As the year draws to an end, many of you look to make your charitable donations or are advising individuals regarding their charitable donations.  Of course, there are a variety of ways in which one can make such a charitable gift.  The IRS recently published IR-2016-154, which is part of a series of articles providing taxpayers with relevant information so they can be ready for the next tax season.  In this recent article, the IRS reminded taxpayers of certain aspects of charitable giving in an effort to help taxpayers avoid problems come tax time.  I have summarized these helpful tips below. 

For starters, individuals can only receive a tax deduction if the charity to which they donate is an ‘eligible organization.’  The IRS has a website, Select Check, that is a searchable online database of ‘eligible organizations’ that can be used to verify the status of an organization.

Next, charitable donations can only be deducted if the taxpayer itemizes their deductions.  For some this can be a hassle because that means maintaining accurate records and receipts.  If the gift is larger than $250 to the charity, then a written acknowledgement is required.  The IRS has provided Publication 56 on charitable contributions to help explain what records are necessary.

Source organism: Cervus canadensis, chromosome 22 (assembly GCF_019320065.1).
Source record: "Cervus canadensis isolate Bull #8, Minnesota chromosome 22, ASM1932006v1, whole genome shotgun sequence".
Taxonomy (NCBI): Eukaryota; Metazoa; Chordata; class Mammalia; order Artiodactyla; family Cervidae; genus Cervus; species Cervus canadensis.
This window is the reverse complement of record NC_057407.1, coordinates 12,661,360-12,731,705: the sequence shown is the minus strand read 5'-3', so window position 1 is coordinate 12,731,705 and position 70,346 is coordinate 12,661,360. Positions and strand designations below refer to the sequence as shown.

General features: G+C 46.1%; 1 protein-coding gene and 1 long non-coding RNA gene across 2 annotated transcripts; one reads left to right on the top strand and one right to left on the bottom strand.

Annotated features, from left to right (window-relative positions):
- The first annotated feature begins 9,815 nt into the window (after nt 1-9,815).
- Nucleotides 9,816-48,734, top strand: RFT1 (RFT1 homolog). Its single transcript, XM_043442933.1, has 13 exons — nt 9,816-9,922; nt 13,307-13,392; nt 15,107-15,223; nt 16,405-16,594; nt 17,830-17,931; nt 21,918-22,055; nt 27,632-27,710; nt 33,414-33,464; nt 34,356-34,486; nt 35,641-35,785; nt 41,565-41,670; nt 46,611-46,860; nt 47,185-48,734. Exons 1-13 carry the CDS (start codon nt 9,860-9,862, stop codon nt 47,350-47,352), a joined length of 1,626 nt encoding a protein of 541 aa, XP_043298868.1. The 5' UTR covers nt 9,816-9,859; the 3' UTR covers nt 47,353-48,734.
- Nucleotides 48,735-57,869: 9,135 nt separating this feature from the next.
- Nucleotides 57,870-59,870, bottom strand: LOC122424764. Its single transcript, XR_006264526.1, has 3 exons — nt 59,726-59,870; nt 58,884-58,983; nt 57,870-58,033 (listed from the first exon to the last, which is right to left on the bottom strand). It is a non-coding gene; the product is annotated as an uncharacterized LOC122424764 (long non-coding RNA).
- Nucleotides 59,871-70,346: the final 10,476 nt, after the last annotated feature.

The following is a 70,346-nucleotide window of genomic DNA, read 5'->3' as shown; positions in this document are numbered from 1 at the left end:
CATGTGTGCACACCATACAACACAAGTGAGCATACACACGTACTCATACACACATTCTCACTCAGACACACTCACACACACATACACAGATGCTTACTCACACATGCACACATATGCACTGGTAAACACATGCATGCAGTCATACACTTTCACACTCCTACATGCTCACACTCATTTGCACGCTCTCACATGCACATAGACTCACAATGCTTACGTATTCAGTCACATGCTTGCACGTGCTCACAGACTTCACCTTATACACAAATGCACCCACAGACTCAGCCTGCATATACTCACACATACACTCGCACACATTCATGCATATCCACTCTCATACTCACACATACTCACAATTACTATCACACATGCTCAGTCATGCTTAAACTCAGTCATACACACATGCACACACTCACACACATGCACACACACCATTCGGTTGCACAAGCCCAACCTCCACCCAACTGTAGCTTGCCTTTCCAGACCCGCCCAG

Additionally, if an individual is looking to donate tangible personal property like clothing or household items, those items have to be in ‘good used or better’ condition.  Household goods include furniture, furnishings, electronics, appliances and linens.  The taxpayer must obtain a detailed receipt in which the donated items are described for donations worth $250 or more.  Items in which a deduction of more than $500 is claimed usually have to include a qualified appraisal.